ITEM VIEW

Developing lay health worker policy in South Africa : a qualitative study

dc.contributor.authorDaniels, Karen
dc.contributor.authorClarke, Marina
dc.contributor.authorRingsberg, Karin C.
dc.date.accessioned2012-05-18T06:49:03Z
dc.date.available2012-05-18T06:49:03Z
dc.date.issued2012-03
dc.identifier.citationDaniels, K., Clarke, M. & Ringsberg, K. 2012. Developing lay health worker policy in South Africa : a qualitative study. Health Research Policy and Systems, 10(1):8, http://dx.doi.org/10.1186/1478-4505-10-8en_ZA
dc.identifier.issn1478-4505 (online)
dc.identifier.urihttp://dx.doi.org/10.1186/1478-4505-10-8
dc.identifier.urihttp://hdl.handle.net/10019.1/21127
dc.descriptionThe original publication is available at http://www.health-policy-systems.com/content/10/1/8en_ZA
dc.description.abstractBackground Over the past half decade South Africa has been developing, implementing and redeveloping its Lay Health Worker (LHW) policies. Research during this period has highlighted challenges with LHW programme implementation. These challenges have included an increased burden of care for female LHWs. The aim of this study was to explore contemporary LHW policy development processes and the extent to which issues of gender are taken up within this process. Methods The study adopted a qualitative approach to exploring policy development from the perspective of policy actors. Eleven policy actors (policy makers and policy commentators) were interviewed individually. Data from the interviews were analysed thematically. Results Considerations of LHW working conditions drove policy redevelopment. From the interviews it seems that gender as an issue never reached the policy making agenda. Although there was strong recognition that the working conditions of LHWs needed to be improved, poor working conditions were not necessarily seen as a gender concern. Our data suggests that in the process of defining the problem which the redeveloped policy had to address, gender was not included. There was no group or body who brought the issue of gender to the attention of policy developers. As such the issue of gender never entered the policy debates. These debates focused on whether it was appropriate to have LHWs, what LHW programme model should be adopted and whether or not LHWs should be incorporated into the formal health system. Conclusion LHW policy redevelopment focused on resolving issues of LHW working conditions through an active process involving many actors and strong debates. Within this process the issue of gender had no champion and never reached the LHW policy agenda. Future research may consider how to incorporate the voices of ordinary women into the policy making process.en_ZA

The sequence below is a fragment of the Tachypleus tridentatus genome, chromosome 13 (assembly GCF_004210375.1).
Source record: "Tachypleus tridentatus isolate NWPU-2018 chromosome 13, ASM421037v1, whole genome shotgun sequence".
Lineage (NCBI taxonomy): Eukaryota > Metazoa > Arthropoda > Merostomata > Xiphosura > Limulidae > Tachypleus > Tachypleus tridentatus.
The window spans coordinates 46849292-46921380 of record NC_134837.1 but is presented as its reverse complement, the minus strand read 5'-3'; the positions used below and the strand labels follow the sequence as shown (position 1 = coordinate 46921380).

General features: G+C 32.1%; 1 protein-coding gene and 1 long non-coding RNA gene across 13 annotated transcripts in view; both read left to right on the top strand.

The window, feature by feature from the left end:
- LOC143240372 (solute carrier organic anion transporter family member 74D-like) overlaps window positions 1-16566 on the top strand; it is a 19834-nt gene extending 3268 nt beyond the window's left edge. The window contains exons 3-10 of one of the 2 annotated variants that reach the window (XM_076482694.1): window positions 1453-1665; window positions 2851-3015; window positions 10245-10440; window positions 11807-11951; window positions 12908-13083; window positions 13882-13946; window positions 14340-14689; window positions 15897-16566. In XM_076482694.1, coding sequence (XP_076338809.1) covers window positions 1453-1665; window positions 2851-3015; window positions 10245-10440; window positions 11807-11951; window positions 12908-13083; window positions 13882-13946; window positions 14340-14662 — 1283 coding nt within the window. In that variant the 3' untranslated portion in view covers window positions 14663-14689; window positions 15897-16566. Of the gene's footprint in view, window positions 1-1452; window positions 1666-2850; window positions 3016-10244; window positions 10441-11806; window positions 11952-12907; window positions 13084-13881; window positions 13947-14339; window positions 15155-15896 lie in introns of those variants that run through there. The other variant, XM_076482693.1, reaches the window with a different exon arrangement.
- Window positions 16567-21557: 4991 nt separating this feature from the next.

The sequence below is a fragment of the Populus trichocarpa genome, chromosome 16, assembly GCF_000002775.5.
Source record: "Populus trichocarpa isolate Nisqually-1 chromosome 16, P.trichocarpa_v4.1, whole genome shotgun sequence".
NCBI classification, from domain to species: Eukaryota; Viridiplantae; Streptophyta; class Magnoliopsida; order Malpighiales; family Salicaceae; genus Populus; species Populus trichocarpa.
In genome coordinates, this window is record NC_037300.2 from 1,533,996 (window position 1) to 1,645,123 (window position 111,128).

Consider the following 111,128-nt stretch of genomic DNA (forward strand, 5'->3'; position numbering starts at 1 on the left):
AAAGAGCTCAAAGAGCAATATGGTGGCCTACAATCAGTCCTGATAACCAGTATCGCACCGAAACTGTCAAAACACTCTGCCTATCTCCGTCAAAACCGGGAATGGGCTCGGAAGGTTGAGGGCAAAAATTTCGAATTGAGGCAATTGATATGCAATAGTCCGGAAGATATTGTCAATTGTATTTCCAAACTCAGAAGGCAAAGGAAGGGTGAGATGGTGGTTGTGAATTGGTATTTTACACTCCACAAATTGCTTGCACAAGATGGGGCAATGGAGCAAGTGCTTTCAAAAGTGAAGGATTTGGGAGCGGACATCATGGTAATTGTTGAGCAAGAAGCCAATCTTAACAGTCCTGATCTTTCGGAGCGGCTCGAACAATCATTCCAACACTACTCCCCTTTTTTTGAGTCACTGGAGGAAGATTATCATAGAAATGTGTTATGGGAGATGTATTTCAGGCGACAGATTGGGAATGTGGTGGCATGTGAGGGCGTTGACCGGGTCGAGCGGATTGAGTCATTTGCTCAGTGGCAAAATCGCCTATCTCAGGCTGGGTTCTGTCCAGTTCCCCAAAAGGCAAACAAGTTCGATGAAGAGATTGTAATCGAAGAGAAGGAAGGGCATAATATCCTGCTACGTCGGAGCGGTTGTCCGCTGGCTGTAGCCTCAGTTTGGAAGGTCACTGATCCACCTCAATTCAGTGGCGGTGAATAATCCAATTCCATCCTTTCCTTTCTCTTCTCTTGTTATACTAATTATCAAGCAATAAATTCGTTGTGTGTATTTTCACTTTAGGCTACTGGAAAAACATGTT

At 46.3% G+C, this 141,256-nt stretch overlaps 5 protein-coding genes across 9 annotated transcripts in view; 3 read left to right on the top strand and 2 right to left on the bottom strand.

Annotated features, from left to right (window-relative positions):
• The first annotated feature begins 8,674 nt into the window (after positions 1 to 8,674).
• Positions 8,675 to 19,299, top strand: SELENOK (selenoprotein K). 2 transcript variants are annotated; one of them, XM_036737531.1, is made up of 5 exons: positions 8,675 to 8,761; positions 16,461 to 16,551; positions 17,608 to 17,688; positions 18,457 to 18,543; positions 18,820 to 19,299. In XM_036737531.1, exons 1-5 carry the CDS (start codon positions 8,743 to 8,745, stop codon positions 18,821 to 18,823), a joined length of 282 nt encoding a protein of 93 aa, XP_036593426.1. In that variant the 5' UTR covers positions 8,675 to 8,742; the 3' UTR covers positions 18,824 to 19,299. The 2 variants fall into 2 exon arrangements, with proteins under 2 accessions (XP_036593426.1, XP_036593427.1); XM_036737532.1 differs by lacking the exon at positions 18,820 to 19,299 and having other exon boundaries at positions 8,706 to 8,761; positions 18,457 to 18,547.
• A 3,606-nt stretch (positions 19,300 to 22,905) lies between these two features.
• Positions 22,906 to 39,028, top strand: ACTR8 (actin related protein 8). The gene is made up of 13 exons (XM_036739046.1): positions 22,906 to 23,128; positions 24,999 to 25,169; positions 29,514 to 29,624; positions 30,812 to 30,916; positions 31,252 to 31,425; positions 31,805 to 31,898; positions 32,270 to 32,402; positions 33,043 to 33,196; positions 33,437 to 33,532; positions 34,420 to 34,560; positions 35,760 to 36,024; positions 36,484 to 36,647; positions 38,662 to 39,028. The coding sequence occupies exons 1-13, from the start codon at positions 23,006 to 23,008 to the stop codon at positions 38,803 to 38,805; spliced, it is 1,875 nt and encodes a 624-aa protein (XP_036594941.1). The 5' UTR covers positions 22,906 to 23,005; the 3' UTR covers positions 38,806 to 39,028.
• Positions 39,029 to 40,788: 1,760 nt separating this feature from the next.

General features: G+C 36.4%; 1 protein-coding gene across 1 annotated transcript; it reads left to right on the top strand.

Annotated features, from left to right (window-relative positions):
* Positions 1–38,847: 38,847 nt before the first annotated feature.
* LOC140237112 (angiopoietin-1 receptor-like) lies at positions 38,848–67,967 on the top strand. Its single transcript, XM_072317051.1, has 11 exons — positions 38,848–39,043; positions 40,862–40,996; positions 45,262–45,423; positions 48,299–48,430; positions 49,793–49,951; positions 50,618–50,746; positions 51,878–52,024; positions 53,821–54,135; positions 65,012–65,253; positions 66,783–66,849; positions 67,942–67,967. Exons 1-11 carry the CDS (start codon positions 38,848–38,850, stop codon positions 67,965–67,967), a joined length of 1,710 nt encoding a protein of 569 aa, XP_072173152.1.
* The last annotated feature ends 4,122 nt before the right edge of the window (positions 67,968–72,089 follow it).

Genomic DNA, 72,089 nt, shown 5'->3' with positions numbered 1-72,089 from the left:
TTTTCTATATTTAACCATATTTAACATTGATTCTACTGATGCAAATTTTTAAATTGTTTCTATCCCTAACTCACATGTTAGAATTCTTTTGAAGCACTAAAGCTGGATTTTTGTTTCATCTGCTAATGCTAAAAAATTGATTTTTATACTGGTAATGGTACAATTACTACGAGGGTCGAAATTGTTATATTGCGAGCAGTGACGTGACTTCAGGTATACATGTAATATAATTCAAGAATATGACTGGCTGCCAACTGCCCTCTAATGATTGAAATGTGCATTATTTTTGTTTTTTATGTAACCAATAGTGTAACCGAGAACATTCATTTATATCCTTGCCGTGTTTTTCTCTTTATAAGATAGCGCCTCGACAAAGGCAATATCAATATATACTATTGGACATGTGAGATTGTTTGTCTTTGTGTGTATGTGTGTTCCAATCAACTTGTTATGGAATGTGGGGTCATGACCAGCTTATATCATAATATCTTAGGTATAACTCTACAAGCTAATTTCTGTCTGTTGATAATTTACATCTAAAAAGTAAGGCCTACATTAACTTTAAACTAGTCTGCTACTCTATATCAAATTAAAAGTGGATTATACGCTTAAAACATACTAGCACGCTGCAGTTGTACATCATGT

dc.format.extent11 p.
dc.language.isoen_ZAen_ZA
dc.publisherBioMed Centralen_ZA
dc.subjectLay health workers -- South Africaen_ZA
dc.subjectHealth policy analysis -- South Africaen_ZA
dc.subjectHealth policy -- South Africaen_ZA
dc.titleDeveloping lay health worker policy in South Africa : a qualitative studyen_ZA
dc.typeArticleen_ZA
dc.date.updated2012-03-29T11:09:57Z
dc.description.versionPublishers' Versionen_ZA
dc.language.rfc3066en
dc.rights.holderDaniels et al.; licensee BioMed Central Ltd.en_ZA


Files in this item

Thumbnail
Thumbnail
Thumbnail

This item appears in the following Collection(s)

ITEM VIEW